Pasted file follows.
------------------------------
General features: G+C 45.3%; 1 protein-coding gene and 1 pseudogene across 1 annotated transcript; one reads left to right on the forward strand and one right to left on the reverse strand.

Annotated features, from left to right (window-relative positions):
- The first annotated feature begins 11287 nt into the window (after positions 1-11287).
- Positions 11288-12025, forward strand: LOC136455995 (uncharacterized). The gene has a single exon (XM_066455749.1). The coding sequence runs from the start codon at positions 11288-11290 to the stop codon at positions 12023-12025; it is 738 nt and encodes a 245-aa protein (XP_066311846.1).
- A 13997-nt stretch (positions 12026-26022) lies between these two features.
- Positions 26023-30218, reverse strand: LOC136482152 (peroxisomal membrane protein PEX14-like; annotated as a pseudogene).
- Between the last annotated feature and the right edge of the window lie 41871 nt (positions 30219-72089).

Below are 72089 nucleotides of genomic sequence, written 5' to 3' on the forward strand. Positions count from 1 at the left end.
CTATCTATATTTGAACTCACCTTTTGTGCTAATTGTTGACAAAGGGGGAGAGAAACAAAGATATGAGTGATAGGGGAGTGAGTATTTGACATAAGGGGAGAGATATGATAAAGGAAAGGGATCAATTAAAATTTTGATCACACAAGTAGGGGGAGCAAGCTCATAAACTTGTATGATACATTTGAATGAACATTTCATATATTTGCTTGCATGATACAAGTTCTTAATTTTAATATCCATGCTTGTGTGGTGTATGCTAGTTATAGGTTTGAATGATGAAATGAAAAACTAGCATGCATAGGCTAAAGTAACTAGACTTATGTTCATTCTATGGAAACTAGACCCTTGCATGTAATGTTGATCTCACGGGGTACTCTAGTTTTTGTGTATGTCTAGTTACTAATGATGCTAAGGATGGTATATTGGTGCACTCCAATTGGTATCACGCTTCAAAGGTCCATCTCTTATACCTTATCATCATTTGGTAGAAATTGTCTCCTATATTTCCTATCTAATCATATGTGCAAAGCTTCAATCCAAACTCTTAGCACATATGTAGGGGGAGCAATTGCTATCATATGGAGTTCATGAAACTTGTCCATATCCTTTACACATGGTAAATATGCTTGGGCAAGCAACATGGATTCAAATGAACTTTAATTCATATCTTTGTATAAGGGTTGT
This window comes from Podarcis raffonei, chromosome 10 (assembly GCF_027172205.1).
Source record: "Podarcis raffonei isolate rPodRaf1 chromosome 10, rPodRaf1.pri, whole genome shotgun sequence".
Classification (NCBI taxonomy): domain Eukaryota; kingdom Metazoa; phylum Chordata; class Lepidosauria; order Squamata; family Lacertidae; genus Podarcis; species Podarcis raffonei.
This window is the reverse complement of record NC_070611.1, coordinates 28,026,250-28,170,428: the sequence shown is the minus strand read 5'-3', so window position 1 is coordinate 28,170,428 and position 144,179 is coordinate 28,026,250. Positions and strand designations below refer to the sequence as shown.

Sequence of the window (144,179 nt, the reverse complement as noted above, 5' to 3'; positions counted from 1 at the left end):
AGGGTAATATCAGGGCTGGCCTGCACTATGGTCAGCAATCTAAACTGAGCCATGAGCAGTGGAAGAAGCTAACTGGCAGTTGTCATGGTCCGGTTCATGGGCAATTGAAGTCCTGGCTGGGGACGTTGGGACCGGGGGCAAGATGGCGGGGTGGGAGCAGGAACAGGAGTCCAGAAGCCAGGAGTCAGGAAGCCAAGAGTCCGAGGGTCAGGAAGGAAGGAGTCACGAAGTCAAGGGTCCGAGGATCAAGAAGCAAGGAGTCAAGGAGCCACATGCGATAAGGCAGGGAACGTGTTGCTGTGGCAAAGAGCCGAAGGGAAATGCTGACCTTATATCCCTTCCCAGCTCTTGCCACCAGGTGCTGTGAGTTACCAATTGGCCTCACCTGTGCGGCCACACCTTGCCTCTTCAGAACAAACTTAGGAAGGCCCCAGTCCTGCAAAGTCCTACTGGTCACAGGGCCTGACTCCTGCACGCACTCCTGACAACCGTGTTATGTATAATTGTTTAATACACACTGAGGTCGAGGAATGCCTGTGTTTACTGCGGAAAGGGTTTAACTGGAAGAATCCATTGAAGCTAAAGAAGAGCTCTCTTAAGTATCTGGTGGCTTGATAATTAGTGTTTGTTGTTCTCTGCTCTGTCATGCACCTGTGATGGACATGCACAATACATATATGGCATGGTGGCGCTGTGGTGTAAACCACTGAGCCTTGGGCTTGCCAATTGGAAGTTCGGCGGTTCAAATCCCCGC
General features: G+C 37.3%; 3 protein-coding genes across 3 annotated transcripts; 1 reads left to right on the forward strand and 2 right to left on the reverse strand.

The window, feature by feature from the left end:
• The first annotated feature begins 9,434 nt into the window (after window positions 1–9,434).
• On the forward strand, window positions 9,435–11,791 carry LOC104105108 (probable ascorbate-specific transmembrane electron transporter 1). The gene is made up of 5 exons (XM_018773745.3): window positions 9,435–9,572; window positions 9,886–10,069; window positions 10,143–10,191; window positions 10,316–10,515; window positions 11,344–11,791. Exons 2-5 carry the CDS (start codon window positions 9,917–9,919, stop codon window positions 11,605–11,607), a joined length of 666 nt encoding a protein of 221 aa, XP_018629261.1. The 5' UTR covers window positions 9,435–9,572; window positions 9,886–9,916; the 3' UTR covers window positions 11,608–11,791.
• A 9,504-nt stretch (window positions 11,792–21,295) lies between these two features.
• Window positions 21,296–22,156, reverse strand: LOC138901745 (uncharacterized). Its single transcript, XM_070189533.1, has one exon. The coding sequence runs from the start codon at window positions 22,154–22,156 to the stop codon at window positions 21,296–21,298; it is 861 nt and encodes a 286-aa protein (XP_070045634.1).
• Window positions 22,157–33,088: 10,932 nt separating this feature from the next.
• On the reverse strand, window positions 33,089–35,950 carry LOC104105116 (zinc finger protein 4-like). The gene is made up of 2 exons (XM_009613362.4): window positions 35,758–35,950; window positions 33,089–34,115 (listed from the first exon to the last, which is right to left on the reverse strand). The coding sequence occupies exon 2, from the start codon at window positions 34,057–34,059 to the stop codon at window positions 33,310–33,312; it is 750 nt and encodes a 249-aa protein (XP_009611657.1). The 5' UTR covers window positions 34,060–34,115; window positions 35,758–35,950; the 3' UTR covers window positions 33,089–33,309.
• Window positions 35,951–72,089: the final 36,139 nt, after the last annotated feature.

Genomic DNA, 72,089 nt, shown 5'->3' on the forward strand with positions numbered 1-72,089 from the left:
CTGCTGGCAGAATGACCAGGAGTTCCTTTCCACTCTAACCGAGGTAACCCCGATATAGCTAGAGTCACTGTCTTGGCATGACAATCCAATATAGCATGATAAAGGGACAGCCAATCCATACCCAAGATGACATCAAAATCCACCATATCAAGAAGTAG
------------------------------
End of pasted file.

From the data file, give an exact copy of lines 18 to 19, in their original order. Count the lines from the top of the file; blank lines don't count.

• The first annotated feature begins 9,434 nt into the window (after window positions 1–9,434).
• On the forward strand, window positions 9,435–11,791 carry LOC104105108 (probable ascorbate-specific transmembrane electron transporter 1). The gene is made up of 5 exons (XM_018773745.3): window positions 9,435–9,572; window positions 9,886–10,069; window positions 10,143–10,191; window positions 10,316–10,515; window positions 11,344–11,791. Exons 2-5 carry the CDS (start codon window positions 9,917–9,919, stop codon window positions 11,605–11,607), a joined length of 666 nt encoding a protein of 221 aa, XP_018629261.1. The 5' UTR covers window positions 9,435–9,572; window positions 9,886–9,916; the 3' UTR covers window positions 11,608–11,791.